American Journal of Biomedical Research
ISSN (Print): 2328-3947 ISSN (Online): 2328-3955 Website: Editor-in-chief: Hari K. Koul
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American Journal of Biomedical Research. 2014, 2(3), 47-51
DOI: 10.12691/ajbr-2-3-2
Open AccessArticle

The Pattern of Parasite Density, Plasma Total Bile Acids and Lactate Dehydrogenase in Plasmodium Infected Patients in Rural Community

Mathew Folaranmi OLANIYAN1, and Elizabeth Moyinoluwa BABATUNDE1

1Department of Medical Laboratory Science, Achievers University, Owo, Ondo state –Nigeria

Pub. Date: July 09, 2014

Cite this paper:
Mathew Folaranmi OLANIYAN and Elizabeth Moyinoluwa BABATUNDE. The Pattern of Parasite Density, Plasma Total Bile Acids and Lactate Dehydrogenase in Plasmodium Infected Patients in Rural Community. American Journal of Biomedical Research. 2014; 2(3):47-51. doi: 10.12691/ajbr-2-3-2


Background to the study: Pathophysiology of Plasmodium (vivax, ovale, falciparum and malariae) infection involves liver. Liver dysfunction and destruction of tissues could be indicated by the plasma level of Total Bile Acid (TBA) and Lactate Dehydrogenase (LDH). Aim and Objective: This work was designed to evaluate the pattern of parasite density, plasma total bile acids, and Lactate dehydrogenase in Plasmodium infected patients in rural community. Materials and Methods: The study was carried out in Kishi, the Headquarter of Irepo Local government area of Oyo state - Nigeria. Seven hundred and nine (709) subjects (Female: n=403: male: n=306) aged 5 to 68 years were tested for Plasmodium infection using Giemsa- thick film technique. The overall prevalence of Plasmodium infection among the seven hundred and nine subjects screened was found to be 29.1% (206) including 12.97% (92) HIV, HBsAg and anti-HCV seronagative patients and 16.1% (114) HIV, HBsAg or anti-HCV seropositive patients. Ninety two (92 (12.97%)) that were HIV, HBsAg and anti-HCV seronagative(female-58 (63.0%); male-34 (37%)) were recruited out of 206 (29.1%) that were found to be infected with plasmodium spp for the study. None of the subject was jaundiced as at the time of sample collection. Hepatitis B surface antigen (HBsAg) and anti-HCV tests were carried out by Enzyme Linked Immunozorbent Assay (ELIZA). HIV screening and confirmation were carried out by immuno-chromatographic and Immunobloting (Western blot) assays respectively. Fasting Plasma Total Bile Acids (TBA) and Lactate Dehydrogenase (LDH) were analyzed in the patients biochemically by spectrophotometry. Result: The result obtained showed an overall prevalence of Plasmodium infection as 29.1% (206) (female: 107 (52%); male: 99 (48%)) including 12.97% (92) (Female: 58 (63.0%) Male: 34 (37%)) that were HIV, HBsAg and anti-HCV seronagative and 16.1% (114) (Female: 61 (53.5%); Male: 53 (46.5%)) were co-infected with at least one of HIV, HBV or HCV. The plasmodium infected subjects were grouped into three based on the parasite density such as: patients with parasite density of 50-499; 500-999 and ≥1000. The mean value of the parasite density of each group was correlated with the plasma level of LDH and TBA. In all groups there was a strong positive correlation(R=1; R2 =1) between the plasma TBA, LDH and plasmodium parasite density. The pattern of parasite density obtained in the rural community studied include 45.7% had a mean parasite density of 282±12.0; 43.5% (853±31.0) and 10.9% (1130±61.0). There was also a statistical significant increase in the mean value of LDH and TBA with increase in parasite density with p<0.05. Conclusion: This work showed an overall prevalence of 29.1% (206) plasmodium infection including 16.1% (114) of the patients co-infected with at least one of HIV, HBV or HCV. The plasma level of LDH and TBA was also found to be positively correlated and directly proportional to the parasite density. Evaluation of these parameters is therefore recommended for effective control and management.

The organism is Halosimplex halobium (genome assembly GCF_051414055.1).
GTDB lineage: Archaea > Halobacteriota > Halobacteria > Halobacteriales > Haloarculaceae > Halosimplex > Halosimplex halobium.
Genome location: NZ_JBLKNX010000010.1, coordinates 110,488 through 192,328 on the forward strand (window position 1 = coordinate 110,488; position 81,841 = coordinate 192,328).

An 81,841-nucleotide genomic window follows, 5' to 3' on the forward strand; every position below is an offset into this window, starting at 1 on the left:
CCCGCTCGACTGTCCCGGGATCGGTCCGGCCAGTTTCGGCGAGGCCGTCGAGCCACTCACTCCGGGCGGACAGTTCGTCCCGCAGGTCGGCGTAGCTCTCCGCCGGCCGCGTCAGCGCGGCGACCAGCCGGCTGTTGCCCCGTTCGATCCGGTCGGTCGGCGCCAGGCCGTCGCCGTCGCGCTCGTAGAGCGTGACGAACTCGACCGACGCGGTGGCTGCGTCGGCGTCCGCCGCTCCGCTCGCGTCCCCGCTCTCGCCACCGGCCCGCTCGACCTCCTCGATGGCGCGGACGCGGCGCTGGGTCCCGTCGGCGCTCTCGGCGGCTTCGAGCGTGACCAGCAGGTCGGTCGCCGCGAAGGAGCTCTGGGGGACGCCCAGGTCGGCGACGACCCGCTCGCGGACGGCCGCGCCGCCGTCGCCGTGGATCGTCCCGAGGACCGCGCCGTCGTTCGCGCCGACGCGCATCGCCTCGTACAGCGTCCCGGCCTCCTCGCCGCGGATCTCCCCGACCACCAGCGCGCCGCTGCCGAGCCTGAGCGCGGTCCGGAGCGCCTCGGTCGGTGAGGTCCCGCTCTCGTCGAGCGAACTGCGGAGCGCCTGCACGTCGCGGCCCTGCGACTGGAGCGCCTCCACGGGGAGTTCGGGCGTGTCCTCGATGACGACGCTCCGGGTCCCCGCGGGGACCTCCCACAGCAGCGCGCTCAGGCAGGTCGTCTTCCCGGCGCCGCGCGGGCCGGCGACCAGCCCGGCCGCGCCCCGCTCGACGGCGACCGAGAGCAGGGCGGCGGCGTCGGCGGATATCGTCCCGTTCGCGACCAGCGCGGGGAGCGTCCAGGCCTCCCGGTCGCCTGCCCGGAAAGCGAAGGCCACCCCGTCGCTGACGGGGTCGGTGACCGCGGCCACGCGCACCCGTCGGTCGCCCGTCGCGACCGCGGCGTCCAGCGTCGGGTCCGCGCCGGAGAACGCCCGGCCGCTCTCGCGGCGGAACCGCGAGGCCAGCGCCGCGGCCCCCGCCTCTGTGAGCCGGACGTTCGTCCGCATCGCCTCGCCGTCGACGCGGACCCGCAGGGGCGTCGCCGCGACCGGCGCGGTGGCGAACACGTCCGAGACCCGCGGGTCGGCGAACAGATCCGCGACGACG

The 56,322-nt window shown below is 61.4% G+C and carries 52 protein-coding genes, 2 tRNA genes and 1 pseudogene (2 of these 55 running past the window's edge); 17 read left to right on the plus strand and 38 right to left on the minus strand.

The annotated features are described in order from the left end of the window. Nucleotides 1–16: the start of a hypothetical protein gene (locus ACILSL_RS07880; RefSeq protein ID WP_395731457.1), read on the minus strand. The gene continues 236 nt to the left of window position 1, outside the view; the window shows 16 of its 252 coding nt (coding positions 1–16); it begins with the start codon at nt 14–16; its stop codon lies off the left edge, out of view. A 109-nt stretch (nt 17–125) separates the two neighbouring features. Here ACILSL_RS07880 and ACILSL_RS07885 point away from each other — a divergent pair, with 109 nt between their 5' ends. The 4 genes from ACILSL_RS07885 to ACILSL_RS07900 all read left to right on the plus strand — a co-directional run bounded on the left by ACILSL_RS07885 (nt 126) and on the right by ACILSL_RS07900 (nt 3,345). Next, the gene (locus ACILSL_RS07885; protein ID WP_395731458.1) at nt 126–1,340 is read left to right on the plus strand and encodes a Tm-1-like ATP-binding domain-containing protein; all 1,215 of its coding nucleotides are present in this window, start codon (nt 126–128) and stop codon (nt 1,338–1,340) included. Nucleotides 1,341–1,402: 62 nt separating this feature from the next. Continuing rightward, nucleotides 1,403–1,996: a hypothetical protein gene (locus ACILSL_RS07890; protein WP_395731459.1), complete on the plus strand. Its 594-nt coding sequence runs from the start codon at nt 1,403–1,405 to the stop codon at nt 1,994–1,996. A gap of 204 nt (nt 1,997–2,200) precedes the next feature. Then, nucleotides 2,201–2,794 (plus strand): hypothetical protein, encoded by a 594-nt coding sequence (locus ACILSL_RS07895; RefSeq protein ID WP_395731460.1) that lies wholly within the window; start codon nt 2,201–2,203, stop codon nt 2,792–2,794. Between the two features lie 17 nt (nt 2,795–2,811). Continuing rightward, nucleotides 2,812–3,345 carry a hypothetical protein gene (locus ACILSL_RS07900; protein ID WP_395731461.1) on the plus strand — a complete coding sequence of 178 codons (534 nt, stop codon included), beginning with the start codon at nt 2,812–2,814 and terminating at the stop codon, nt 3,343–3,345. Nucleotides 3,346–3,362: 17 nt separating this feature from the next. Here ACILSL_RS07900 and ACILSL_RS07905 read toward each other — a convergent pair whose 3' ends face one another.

prevalence LDH TBA parasite density plasmodium correlation

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